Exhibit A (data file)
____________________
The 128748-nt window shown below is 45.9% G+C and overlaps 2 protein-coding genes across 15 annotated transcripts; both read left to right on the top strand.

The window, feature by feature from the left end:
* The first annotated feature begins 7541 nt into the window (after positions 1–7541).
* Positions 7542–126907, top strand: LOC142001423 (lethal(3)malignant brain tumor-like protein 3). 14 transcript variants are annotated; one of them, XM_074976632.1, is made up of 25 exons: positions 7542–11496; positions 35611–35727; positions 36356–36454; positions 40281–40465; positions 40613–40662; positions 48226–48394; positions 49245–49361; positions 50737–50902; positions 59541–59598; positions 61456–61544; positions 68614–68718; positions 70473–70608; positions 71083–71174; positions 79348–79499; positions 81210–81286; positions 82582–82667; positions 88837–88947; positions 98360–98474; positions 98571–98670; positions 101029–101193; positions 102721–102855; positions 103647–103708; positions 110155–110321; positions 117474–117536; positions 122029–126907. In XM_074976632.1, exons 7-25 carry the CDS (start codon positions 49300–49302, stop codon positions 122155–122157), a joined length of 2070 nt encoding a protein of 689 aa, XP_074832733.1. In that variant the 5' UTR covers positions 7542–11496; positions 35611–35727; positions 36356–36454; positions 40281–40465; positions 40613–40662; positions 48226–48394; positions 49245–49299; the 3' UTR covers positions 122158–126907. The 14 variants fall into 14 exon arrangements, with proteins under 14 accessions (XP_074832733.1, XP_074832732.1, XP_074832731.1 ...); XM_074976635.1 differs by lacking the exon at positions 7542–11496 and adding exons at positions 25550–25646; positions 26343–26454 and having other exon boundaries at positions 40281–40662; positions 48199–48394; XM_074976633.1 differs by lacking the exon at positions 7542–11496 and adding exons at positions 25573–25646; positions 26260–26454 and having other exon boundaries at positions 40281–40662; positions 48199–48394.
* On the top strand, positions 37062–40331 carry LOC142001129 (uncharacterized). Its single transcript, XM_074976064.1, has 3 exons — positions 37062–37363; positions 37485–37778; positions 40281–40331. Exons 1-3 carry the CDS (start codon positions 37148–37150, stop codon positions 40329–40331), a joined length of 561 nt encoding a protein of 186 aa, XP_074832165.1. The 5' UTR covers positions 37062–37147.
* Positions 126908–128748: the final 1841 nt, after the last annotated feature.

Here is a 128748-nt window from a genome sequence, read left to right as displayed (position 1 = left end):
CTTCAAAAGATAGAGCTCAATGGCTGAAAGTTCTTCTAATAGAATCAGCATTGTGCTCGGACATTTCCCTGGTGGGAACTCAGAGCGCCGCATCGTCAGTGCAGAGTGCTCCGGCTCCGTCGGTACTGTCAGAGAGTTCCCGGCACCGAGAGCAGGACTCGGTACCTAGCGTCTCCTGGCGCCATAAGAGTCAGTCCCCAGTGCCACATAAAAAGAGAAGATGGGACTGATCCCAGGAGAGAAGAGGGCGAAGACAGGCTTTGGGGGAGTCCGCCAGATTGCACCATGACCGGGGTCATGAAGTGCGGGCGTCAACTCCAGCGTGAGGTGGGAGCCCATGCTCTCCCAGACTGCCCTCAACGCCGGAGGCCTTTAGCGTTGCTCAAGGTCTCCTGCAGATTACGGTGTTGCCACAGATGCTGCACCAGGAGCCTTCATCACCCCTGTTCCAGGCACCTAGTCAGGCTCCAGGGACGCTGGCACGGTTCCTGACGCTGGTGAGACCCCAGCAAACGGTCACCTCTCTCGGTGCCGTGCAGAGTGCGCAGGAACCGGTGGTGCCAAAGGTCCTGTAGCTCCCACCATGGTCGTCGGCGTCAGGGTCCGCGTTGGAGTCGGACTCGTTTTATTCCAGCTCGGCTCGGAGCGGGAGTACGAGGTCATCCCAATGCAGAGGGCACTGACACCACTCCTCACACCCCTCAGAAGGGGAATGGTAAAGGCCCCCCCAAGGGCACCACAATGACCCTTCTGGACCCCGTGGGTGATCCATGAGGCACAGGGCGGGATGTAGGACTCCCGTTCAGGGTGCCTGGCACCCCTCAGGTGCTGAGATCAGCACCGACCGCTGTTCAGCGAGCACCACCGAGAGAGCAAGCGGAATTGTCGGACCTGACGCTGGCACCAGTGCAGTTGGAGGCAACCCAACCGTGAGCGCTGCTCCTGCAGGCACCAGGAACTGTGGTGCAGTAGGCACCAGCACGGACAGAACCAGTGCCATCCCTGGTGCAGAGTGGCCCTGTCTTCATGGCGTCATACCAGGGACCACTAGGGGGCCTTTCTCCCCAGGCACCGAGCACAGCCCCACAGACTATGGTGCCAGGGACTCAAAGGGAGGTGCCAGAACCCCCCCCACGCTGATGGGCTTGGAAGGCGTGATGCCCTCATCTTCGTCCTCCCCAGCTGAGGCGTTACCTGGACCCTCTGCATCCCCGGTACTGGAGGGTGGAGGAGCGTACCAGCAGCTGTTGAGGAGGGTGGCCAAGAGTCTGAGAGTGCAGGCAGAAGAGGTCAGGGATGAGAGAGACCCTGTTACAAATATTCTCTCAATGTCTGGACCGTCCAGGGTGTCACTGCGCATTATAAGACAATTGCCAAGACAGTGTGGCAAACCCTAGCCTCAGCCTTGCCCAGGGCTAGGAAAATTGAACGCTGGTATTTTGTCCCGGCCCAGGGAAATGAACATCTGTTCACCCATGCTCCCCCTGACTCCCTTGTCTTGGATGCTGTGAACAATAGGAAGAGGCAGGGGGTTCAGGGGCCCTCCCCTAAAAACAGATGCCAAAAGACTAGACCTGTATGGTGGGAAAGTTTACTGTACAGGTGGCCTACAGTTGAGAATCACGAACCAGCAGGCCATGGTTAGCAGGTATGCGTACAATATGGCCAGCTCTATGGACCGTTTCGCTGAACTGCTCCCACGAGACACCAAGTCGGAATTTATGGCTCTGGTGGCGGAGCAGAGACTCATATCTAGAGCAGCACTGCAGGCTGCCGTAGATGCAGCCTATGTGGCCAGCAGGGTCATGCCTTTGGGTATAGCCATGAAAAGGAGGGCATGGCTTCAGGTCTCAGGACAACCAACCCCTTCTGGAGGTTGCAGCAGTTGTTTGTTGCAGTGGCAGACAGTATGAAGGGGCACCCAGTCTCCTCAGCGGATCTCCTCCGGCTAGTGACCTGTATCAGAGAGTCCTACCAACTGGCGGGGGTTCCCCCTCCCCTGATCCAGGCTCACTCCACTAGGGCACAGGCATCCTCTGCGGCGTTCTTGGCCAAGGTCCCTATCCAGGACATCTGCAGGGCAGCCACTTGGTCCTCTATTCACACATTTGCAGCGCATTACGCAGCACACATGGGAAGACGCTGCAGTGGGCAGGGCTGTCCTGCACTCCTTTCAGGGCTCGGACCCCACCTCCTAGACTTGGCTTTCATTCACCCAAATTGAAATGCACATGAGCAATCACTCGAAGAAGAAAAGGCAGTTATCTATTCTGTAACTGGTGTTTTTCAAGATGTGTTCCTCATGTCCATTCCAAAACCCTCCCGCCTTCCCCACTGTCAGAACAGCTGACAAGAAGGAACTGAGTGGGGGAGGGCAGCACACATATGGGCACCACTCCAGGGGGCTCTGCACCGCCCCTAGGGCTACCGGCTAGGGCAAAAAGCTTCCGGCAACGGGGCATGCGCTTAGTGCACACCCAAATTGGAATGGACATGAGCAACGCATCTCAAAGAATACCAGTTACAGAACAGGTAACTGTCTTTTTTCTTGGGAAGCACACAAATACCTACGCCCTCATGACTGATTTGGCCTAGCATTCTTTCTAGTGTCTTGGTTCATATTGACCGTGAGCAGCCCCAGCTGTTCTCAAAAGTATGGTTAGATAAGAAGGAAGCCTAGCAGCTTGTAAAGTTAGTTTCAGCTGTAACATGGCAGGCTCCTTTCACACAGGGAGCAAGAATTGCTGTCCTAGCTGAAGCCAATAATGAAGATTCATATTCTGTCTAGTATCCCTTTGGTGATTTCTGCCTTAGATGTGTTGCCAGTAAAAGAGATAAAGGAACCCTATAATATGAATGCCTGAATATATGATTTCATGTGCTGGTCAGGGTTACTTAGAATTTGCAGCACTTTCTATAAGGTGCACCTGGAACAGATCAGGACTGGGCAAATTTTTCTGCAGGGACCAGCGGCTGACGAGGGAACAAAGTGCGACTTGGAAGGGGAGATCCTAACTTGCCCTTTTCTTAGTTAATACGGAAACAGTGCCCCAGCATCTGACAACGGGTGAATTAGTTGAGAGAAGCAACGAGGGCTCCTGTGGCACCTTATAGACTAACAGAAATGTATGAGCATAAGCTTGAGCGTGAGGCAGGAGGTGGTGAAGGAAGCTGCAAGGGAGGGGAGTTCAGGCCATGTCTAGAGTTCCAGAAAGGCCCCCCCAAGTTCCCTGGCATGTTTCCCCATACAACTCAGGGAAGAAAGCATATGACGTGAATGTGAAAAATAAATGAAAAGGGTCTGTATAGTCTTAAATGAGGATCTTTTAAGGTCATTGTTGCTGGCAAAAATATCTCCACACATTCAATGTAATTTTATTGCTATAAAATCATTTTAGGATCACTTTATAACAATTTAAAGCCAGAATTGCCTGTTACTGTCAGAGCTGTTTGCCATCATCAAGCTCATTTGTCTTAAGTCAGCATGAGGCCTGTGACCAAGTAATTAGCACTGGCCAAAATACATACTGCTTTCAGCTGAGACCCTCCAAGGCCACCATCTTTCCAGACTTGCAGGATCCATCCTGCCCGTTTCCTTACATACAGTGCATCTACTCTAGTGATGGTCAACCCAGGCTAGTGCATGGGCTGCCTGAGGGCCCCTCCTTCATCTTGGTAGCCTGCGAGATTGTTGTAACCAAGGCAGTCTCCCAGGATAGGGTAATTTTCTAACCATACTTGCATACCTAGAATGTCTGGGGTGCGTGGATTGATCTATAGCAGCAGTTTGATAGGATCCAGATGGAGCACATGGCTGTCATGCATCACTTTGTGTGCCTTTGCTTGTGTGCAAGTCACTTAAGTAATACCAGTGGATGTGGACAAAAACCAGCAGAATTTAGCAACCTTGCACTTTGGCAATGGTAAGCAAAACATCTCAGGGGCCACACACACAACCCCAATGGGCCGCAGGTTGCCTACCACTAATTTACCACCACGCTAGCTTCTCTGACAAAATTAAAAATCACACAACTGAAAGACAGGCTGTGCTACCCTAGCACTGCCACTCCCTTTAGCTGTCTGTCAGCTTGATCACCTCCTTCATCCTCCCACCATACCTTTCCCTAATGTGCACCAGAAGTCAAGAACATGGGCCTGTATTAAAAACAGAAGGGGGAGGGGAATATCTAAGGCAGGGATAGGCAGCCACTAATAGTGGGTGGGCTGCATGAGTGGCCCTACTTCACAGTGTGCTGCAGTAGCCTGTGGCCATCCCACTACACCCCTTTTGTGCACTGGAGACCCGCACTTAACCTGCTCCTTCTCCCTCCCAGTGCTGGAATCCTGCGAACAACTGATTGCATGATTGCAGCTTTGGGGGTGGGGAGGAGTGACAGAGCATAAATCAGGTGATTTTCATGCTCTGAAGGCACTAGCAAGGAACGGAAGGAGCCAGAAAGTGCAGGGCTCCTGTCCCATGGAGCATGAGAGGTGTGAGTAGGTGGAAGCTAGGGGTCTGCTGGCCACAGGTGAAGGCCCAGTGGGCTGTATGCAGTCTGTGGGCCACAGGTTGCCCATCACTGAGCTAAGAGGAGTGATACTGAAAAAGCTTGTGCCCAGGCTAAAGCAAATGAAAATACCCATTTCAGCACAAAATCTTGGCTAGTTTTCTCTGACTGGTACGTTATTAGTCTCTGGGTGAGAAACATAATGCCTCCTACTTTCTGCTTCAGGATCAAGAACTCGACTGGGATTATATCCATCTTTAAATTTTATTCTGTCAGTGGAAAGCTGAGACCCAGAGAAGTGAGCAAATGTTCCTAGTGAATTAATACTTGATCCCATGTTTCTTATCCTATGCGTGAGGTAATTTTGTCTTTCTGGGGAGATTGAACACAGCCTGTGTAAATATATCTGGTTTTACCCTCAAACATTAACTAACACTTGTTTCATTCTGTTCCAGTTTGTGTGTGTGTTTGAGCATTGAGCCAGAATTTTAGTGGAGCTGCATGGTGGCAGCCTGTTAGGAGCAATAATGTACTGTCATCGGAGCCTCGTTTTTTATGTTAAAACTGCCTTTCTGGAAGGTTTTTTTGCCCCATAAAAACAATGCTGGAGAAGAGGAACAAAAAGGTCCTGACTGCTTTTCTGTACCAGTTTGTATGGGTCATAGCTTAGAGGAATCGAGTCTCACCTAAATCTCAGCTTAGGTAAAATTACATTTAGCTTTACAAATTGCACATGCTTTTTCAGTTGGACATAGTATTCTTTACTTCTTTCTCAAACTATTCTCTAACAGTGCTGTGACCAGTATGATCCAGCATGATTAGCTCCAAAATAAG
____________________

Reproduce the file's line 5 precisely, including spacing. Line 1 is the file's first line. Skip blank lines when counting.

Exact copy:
* On the top strand, positions 37062–40331 carry LOC142001129 (uncharacterized). Its single transcript, XM_074976064.1, has 3 exons — positions 37062–37363; positions 37485–37778; positions 40281–40331. Exons 1-3 carry the CDS (start codon positions 37148–37150, stop codon positions 40329–40331), a joined length of 561 nt encoding a protein of 186 aa, XP_074832165.1. The 5' UTR covers positions 37062–37147.